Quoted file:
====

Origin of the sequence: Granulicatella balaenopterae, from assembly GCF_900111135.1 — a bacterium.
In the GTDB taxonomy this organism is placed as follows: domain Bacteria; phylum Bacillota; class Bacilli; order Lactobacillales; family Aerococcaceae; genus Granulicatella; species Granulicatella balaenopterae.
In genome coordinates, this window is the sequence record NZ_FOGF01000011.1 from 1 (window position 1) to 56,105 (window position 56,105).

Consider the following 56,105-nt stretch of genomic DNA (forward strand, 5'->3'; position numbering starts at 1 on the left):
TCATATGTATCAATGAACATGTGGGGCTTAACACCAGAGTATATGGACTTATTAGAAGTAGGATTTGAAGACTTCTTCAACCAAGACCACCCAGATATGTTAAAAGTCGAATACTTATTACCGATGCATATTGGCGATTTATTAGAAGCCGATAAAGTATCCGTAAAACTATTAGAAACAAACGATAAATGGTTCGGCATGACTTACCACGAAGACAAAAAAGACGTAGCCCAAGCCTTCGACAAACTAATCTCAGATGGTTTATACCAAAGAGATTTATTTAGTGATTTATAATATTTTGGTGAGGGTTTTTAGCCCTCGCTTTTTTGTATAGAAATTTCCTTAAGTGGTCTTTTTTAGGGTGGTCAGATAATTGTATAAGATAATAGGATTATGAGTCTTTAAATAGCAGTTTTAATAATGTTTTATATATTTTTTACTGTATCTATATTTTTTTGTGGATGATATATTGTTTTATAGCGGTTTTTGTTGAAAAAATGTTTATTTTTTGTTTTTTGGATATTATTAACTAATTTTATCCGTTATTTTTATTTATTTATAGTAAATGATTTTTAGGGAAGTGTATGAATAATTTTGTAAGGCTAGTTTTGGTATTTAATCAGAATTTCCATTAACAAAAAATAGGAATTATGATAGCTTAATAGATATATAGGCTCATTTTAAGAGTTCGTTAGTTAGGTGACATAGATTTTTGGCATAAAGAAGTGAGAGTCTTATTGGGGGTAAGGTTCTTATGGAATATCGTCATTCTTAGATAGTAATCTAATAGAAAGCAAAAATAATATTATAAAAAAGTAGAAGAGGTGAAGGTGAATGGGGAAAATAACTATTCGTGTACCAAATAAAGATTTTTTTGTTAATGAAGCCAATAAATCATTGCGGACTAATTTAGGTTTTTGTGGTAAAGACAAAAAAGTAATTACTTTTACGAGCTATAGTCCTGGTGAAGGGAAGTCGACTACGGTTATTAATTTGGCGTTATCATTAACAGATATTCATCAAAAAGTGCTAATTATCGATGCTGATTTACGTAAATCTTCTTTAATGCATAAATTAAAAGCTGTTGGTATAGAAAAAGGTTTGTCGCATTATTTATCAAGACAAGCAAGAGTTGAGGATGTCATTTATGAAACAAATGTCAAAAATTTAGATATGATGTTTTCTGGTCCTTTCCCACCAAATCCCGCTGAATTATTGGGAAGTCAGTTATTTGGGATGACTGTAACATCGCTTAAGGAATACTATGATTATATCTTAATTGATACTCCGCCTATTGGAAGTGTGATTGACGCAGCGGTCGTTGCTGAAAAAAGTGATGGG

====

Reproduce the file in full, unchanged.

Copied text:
Origin of the sequence: Granulicatella balaenopterae, from assembly GCF_900111135.1 — a bacterium.
In the GTDB taxonomy this organism is placed as follows: domain Bacteria; phylum Bacillota; class Bacilli; order Lactobacillales; family Aerococcaceae; genus Granulicatella; species Granulicatella balaenopterae.
In genome coordinates, this window is the sequence record NZ_FOGF01000011.1 from 1 (window position 1) to 56,105 (window position 56,105).

Consider the following 56,105-nt stretch of genomic DNA (forward strand, 5'->3'; position numbering starts at 1 on the left):
TCATATGTATCAATGAACATGTGGGGCTTAACACCAGAGTATATGGACTTATTAGAAGTAGGATTTGAAGACTTCTTCAACCAAGACCACCCAGATATGTTAAAAGTCGAATACTTATTACCGATGCATATTGGCGATTTATTAGAAGCCGATAAAGTATCCGTAAAACTATTAGAAACAAACGATAAATGGTTCGGCATGACTTACCACGAAGACAAAAAAGACGTAGCCCAAGCCTTCGACAAACTAATCTCAGATGGTTTATACCAAAGAGATTTATTTAGTGATTTATAATATTTTGGTGAGGGTTTTTAGCCCTCGCTTTTTTGTATAGAAATTTCCTTAAGTGGTCTTTTTTAGGGTGGTCAGATAATTGTATAAGATAATAGGATTATGAGTCTTTAAATAGCAGTTTTAATAATGTTTTATATATTTTTTACTGTATCTATATTTTTTTGTGGATGATATATTGTTTTATAGCGGTTTTTGTTGAAAAAATGTTTATTTTTTGTTTTTTGGATATTATTAACTAATTTTATCCGTTATTTTTATTTATTTATAGTAAATGATTTTTAGGGAAGTGTATGAATAATTTTGTAAGGCTAGTTTTGGTATTTAATCAGAATTTCCATTAACAAAAAATAGGAATTATGATAGCTTAATAGATATATAGGCTCATTTTAAGAGTTCGTTAGTTAGGTGACATAGATTTTTGGCATAAAGAAGTGAGAGTCTTATTGGGGGTAAGGTTCTTATGGAATATCGTCATTCTTAGATAGTAATCTAATAGAAAGCAAAAATAATATTATAAAAAAGTAGAAGAGGTGAAGGTGAATGGGGAAAATAACTATTCGTGTACCAAATAAAGATTTTTTTGTTAATGAAGCCAATAAATCATTGCGGACTAATTTAGGTTTTTGTGGTAAAGACAAAAAAGTAATTACTTTTACGAGCTATAGTCCTGGTGAAGGGAAGTCGACTACGGTTATTAATTTGGCGTTATCATTAACAGATATTCATCAAAAAGTGCTAATTATCGATGCTGATTTACGTAAATCTTCTTTAATGCATAAATTAAAAGCTGTTGGTATAGAAAAAGGTTTGTCGCATTATTTATCAAGACAAGCAAGAGTTGAGGATGTCATTTATGAAACAAATGTCAAAAATTTAGATATGATGTTTTCTGGTCCTTTCCCACCAAATCCCGCTGAATTATTGGGAAGTCAGTTATTTGGGATGACTGTAACATCGCTTAAGGAATACTATGATTATATCTTAATTGATACTCCGCCTATTGGAAGTGTGATTGACGCAGCGGTCGTTGCTGAAAAAAGTGATGGG